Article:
GUIDE 2024

What Does a Legal Writer Do?

A legal writer creates contracts, agreements, memoranda, and other documents that need legal terminology. They may write for legal firms, law firm websites, or work as a freelancer to build a legal background.

As a legal writer, you research, draft, and edit content for and about the legal industry. A legal writer must analyze their target audience and tailor their legal document or publication to them. Legal writing involves having in-depth knowledge about law and excellent research skills. You may have to study and summarize case law, analyze industry events, give legal advice, draft contracts, and create other technical legal writing documents. It depends on the legal industry emphasis you choose.

Given the immense demand for many types of legal writing, a legal writer has a lot of job opportunities if they possess in-depth knowledge. There is a broad range of legal writing jobs available. It varies by your legal research skills, requirements of the legal industry area, and your knowledge about legal topics.

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What is Legal Writing?

Legal writers inform, persuade, or both. Legal writing analyzes patterns and presents arguments in legal briefs and memos. Legal writers support the legal industry through legal analysis, presentation of arguments, and actual drafting.

Types of Legal Writing

There are a few main types of legal writing:

  • Analyzing a legal problem or issue. For example, as a legal writer, you might write letters to clients to inform them about the status of their case or to other lawyers and opposing parties.
  • Presenting a persuasive case. You might conduct research and incorporate relevant legal precedents while making a case on a specific legal issue.
  • Drafting legal documents. As a legal writer, you might prepare legally binding documents such as wills or contracts.

The most common legal writing jobs are brief writers, legal analysts, legal correspondents, feature writers, web writers, corporate writers, and legal editors.

Brief Writers

Brief writers create legal briefs including details about a law case, the statement, argument, dispute concern, and other information. In legal writing, briefs state why the claim must win or lose and the order granted or reversed. These legal writers must write down all the vital information, such as the briefs, legal memoranda, motions, and other legal documents. Brief writers work for lawyers or law firms.

Qualifications: As a brief writer, you must at least have a college degree. In some cases, you may also need prior experience in the field to become a legal writer specializing in briefs.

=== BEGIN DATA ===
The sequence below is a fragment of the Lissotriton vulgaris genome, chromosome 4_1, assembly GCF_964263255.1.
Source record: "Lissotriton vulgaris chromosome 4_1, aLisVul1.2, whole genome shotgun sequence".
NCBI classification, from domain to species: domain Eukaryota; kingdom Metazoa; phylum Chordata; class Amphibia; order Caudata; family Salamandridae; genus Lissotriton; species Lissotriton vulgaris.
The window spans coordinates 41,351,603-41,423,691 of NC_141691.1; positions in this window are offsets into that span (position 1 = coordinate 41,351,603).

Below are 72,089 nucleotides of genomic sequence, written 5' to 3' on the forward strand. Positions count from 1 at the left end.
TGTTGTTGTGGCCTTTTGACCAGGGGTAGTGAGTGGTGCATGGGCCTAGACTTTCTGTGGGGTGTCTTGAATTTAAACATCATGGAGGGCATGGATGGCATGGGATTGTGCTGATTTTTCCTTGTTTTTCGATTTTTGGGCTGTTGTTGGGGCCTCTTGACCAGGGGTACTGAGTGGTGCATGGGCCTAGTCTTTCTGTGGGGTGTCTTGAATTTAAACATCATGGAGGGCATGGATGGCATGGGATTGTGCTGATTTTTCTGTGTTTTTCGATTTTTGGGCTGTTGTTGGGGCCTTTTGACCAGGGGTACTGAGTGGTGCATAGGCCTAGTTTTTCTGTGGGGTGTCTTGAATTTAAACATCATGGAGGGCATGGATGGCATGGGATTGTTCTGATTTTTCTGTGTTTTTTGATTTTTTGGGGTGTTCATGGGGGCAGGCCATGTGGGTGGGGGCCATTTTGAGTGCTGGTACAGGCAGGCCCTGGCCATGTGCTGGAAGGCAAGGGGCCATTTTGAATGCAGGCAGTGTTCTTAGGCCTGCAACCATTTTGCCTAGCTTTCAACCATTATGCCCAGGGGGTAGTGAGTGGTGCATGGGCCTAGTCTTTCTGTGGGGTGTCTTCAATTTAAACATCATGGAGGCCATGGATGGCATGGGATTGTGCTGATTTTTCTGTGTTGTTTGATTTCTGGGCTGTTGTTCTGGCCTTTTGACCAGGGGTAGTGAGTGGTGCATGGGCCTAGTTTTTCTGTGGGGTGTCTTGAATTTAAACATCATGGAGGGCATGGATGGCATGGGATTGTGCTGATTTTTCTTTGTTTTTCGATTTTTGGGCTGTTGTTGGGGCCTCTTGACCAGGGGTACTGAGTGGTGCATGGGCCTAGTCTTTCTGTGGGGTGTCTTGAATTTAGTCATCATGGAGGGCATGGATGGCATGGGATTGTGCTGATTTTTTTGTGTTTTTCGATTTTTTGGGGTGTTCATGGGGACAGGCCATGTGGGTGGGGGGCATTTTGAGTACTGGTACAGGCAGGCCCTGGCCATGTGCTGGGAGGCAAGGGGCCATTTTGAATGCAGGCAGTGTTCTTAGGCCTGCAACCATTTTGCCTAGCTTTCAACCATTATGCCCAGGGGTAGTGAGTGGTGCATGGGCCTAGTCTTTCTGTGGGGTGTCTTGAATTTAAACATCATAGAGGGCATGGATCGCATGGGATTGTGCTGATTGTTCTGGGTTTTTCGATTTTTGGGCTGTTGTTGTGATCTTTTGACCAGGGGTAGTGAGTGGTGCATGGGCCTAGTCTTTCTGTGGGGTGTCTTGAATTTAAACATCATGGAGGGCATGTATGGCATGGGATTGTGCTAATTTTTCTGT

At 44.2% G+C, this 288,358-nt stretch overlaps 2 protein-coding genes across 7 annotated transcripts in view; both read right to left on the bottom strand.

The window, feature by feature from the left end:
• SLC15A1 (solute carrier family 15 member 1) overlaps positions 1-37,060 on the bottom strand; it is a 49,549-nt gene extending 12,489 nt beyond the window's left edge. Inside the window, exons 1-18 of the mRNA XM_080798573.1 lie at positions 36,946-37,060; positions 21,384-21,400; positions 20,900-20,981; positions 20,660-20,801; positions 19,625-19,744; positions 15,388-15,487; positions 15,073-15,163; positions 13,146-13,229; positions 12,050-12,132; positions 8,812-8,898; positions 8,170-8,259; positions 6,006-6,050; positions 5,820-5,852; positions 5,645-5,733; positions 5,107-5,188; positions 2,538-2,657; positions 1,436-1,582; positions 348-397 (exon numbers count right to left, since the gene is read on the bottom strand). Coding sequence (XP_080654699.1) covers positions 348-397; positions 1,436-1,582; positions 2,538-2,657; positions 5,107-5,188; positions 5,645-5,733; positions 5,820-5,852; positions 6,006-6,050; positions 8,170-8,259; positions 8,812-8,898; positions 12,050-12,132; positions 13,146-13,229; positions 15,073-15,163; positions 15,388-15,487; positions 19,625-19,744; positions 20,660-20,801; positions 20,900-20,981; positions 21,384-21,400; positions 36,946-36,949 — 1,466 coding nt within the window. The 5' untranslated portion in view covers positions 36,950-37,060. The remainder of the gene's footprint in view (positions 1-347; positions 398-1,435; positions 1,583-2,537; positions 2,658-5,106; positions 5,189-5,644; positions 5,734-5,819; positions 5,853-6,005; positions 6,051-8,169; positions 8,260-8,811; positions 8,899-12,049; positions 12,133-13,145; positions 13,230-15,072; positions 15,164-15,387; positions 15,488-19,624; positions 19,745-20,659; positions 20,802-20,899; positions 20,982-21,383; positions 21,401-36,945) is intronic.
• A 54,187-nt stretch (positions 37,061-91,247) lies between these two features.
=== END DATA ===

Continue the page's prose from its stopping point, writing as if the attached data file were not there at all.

Legal Analysts

A legal analyst, also known as a legal assistant, must stay informed of laws and legal ideas. Legal writers work to analyze cases, conduct research, and gather data. They also draft contracts, memos, file litigations, and other legal documents. As a legal analyst, you may also write news summaries and analyze the industry’s latest developments for online legal websites.

Qualification: To become a legal writer and analyst, you should have a law degree and some experience in the field. But, you do not need to be a licensed attorney. It also helps to have a credible certification such as the one from Technical Writer HQ.

Technical Writing Certifications

Legal Correspondents

Correspondents are legal professionals who report on news related to criminal justice or other legal matters. They often work near a courthouse for the state or county. Legal correspondents are different from general news analysts because news analysts work for broadcasting networks.

Qualification: These legal writers must know how to navigate the court system and know which details are valued by that audience. To become a legal writer and correspondent, you must usually be an attorney with an eye for detail while conducting legal analysis.

Feature Writers

Feature writers write for journals and magazines in the legal industry. The magazines may have news about the latest industry events, information for attorneys, and advice for lawyers and law firms. Some common examples include the ABA Journal by the American Bar Association. As a feature writer, you must write compelling narratives that interest the reader and grab their attention. Feature articles can be opinion pieces on legal matters that pertain to a particular place, person, or event.